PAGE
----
“No, but why don’t I just call the police on you, so then you can wait for Mom to come bail you...”

Words stopped flowing from Linia’s mouth when Mary glided toward her, pointed in her face, and whispered forcefully, “I swear, if you tell anyone, or even talk to Mom about me, I. Will. Kill. You! I am not going to spend any more time in imprisonment because of my problems.”

Linia’s face paled with fear, and she backed down, terrified of her sister.

Mary continued, “Capish? No. One. I will find you again if you tell someone,” and turned to exit the little shop.

Linia’s eyes stared thoughtlessly as her sister stomped away, wondering if they would ever see each other again. She sighed with frustration when she heard the delivery truck approaching and began inching toward the door after her sister.

It seemed like moments passed while Linia worked her way to the door, thinking about how her curiosity for her sister’s life had finally ended in the way she had expected.

She jumped out of her trance when a threatening shriek carved through the streets. There was no mistaking that someone was hurt, so Linia sped up her pace to a sprint into the streets.

Immediately seeing a cloud of eyes glaring at a delivery truck, which was covering scattered piles of diamonds, sparkles, and golden silk in the middle of the road.

“Mary!” a second yell carried through the air.
This time from Linia’s lips.

The author's comments:
Here is the Writing Prompt: A shop is the location, threat is the theme. A delivery van is an object that plays a part in the story.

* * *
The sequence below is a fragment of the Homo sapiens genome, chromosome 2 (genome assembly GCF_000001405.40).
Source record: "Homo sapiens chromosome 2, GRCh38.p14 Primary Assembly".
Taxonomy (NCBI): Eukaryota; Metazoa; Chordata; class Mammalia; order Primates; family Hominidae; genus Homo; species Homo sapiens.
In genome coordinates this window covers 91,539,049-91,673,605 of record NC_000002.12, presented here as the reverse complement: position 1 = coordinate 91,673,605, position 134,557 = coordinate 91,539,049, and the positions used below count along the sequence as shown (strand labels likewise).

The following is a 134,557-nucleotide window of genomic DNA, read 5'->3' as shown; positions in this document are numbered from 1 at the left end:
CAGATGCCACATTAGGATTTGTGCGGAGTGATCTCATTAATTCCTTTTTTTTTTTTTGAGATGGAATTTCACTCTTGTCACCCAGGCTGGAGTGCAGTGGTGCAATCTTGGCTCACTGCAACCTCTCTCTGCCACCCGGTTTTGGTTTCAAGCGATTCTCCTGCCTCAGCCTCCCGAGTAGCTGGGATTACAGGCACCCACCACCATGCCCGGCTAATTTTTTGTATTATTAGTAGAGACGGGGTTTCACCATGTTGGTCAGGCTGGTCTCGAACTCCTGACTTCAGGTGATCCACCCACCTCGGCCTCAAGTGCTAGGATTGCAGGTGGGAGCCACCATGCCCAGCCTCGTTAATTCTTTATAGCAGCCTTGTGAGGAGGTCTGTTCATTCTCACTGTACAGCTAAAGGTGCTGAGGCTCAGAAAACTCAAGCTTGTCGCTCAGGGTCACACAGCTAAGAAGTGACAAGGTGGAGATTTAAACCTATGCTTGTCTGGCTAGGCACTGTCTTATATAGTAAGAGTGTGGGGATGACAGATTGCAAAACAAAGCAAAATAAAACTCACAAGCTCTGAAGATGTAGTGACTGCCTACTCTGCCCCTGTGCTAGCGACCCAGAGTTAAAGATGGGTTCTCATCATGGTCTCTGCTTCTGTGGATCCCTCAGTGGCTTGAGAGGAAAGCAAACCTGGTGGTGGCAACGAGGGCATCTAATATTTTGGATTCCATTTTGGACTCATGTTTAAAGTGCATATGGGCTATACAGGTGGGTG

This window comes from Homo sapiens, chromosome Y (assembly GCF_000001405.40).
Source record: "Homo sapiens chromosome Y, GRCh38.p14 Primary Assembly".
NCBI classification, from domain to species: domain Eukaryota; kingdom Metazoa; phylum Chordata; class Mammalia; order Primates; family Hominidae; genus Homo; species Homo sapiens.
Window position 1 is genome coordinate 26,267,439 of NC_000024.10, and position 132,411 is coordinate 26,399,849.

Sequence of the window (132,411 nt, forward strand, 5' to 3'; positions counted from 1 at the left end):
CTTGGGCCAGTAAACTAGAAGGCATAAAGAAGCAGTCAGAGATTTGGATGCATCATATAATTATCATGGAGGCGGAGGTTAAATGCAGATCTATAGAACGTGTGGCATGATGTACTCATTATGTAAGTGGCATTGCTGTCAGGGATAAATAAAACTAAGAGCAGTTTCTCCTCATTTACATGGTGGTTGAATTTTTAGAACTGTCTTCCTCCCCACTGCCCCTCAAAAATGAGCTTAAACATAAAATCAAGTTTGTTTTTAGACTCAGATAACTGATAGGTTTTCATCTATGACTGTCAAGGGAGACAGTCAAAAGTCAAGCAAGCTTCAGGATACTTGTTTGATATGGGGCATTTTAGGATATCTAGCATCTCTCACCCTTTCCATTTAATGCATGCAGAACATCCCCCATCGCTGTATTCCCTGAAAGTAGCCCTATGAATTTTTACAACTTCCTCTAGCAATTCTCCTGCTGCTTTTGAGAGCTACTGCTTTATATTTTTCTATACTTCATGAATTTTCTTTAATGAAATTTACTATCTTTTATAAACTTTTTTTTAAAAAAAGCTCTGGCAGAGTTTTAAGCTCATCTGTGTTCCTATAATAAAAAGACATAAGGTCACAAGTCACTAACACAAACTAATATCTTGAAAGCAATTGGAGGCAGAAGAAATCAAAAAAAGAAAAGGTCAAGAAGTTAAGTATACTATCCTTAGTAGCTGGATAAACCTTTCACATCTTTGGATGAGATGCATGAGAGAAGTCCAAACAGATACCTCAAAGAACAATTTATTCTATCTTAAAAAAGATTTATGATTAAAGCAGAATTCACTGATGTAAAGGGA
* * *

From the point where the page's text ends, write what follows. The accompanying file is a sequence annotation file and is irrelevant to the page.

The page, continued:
Um... the short story After 'Twenty years' partly inspired me to write this story. Please comment and rate this:0 I really need feedback!

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This article has 2 comments.

on Oct. 23 2012 at 5:15 pm
kitty.mewmew GOLD, Modesto, California
16 articles 0 photos 30 comments

Favorite Quote:
Life is like the piano; what you get out of it depends on how you play it.
It's the good girls who keep diaries; the bad girls never have time~Tallulah Bankhead.
"Everyone knows that there's no such thing as a cat owner."

Thanks for the feeback. When I copied and pasted it into Teenink the *'s were put on seperate lines...oddly. and I don't know how to do italics on teenink. when I copy and paste the story into it, they go away..sooo Thanks again. I'll work on it=)

CammyS SILVER said...
on Oct. 23 2012 at 5:03 pm
CammyS SILVER, Papillion, Nebraska
5 articles 0 photos 188 comments

Favorite Quote:
No passion in the world is equal to the passion to alter someone else's draft.
H. G. Wells
Don't say the old lady screamed. Bring her on and let her scream.
Mark Twain

Well, I think you describe a bit too much. Tone it down a little. Also, when Linda is thinking to herself, either italicize it or put it in "". Instead of doing * * * just do one * then skip to the next line and begin the next section. It breaks the reading up too much and makes it confusing. Linda doesn't always act completely convincingly. Like when the woman sneaks up on her, I think it would be cool if she had a sneaking suspiciuon (i think it's called foreshadowing) that she knew the woman. Also, when Mary steals her money, it's not very convincing. If you don't want to do any of this, then, well, don't. But you did ask for feedback, so please don't think I'm  being too harsh. Very intruiging idea!